After performing multiple regression, the researchers observed that in the male gender, the model that best explains the time in the 50 meters freestyle is composed of the variables: turning time and horizontal jump in dryland (r2=0.8819, residual standard error: 0.6936). These two variables explain 88% of the time in the 50 meters freestyle (Table 3).
|Coefficients (Male)||Estimated Parameters||Std. Error||P-value|
|Turning Time 5m+10m (s)||2.28||0.15||<0.001|
|Horizontal Jump (m)||-1.36||0.26||<0.001|
For female swimmers, the investigators found a model that explains 90% of the time in the 50 meters freestyle (r2=0,9013, residual standard error: 0.3954). This model includes the height, body mass, stroke length, stroke index, turning time and the horizontal jump in dryland (Table 4).
|Coefficients (Female)||Estimated Parameters||Std. Error||P-value|
|Body mass (kg)||-0.03||0.02||0.01|
|Stroke length (m)||11.27||3.04||<0.001|
|Stroke Index (m2/s)||-6.04||1.06||<0.001|
|Turning Time 5m+10m (s)||1.64||0.15||<0.001|
|Horizontal Jump (m)||-0.63||0.26||0.01|
Therefore, the equation established for males is represented as follows:
50 m freestyle time (s) = 12.60+(2.29×turning time) - (1.37×horizontal jump) + 0.69
Where, the turning time is measured in seconds and the horizontal jump in meters.
The equation determined for females is represented as follows:
50 m freestyle time (s) = 6.22 + (3.74×height) - (0.03×body mass) + (11.27×stroke length) - (6.04×stroke index) + (1.63×turning time) - (0.63×horizontal jump) + 0.40
Where, the height is measured in meters, the body mass in kilograms, the stroke length in meters, the stroke index in m2/s, the turning time in seconds, and the horizontal jump in meters.
The aim of this study was to identify which parameters have the most influence on the 50 meters freestyle performance in young swimmers. The main outcomes revealed turning time and the horizontal jump as the best predictors of the 50 meters time in male swimmers, and the turning time, horizontal jump, height, body mass, stroke length and stroke index as the best predictors of the 50 meters time in female swimmers.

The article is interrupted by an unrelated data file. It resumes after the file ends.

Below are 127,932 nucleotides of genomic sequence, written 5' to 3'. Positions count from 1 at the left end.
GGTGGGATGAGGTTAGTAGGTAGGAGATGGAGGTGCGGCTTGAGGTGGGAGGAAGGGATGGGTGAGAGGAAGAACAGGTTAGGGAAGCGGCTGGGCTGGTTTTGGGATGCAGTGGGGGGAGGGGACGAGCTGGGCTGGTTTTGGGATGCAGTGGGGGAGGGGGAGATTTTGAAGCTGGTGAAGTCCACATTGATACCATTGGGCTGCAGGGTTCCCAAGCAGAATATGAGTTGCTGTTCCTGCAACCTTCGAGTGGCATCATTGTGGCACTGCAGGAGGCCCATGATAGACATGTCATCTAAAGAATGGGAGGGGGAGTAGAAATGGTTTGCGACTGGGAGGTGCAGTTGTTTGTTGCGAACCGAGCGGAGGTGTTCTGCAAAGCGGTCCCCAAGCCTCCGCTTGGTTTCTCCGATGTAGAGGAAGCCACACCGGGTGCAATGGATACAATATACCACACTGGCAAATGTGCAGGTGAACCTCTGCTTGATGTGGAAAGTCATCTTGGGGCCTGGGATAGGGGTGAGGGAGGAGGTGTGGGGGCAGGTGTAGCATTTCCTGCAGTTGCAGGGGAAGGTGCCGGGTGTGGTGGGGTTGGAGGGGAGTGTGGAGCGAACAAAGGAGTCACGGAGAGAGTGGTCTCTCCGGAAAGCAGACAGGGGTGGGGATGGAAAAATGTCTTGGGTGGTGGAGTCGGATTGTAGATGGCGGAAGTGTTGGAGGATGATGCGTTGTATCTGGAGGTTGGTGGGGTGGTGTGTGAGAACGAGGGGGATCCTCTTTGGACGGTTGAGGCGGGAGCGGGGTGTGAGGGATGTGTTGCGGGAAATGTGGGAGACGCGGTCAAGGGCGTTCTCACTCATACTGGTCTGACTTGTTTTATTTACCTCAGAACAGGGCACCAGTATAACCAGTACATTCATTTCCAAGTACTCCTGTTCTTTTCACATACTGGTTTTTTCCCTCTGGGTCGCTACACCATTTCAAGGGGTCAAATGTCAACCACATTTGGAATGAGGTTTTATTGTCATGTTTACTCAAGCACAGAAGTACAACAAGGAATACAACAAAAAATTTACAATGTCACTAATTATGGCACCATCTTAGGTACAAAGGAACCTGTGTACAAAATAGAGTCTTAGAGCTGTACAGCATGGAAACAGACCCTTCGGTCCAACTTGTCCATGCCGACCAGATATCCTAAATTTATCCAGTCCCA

The results obtained related to male swimmers partially agree with previous findings. Geladas et al.  refer, in males, the upper limbs length, the horizontal jump, and the grip strength (r2= 0.59, p < 0.01) as significant predictors of the 100 meters freestyle performance. Moreover, Barbosa et al.  suggested height, body mass, wingspan, stroke rate, stroke length and stroke index to be factors that influence the performance. In the current study, the wingspan and the stroke rate did not reveal to be relevant in the sprint swimming performance. These results are interesting, considering that previous research suggested that variables, such as height and arm span, positively correlate with 50 meters or 100 meters freestyle performance [33, 34]. Anthropometric variables are usually associated with the performance of swimmers; however, they could also have a concurrent effect on other domains related to swimming techniques and compromise results . For instance, a larger trunk transverse surface and body surface area could result in higher drag . Moreover, body changes caused by growth can take some time to benefit performance .
The current results could also be explained by the participants’ characteristics. For example, the male swimmers were probably homogeneous in body size, body composition, upper limb muscle power, biomechanical variables (stroke length, stroke index, stroke rate) and performance. These factors together might have influenced the results, and thus, in swimmers with similar body size, body composition, upper limb muscle power, stroke length, and stroke index, the lower limb muscle power can be the differential factor in the 50m freestyle swimming. Furthermore, in the current study, horizontal jump was found to be a determinant variable for both male and female swimmers. This could highlight the influence of strength on swimming performance, regardless of gender. Indeed, a previous study indicated the strength and the power characteristics of the lower limbs as predictors of swimming performance that allow to distinguish swimmers with different levels of performance .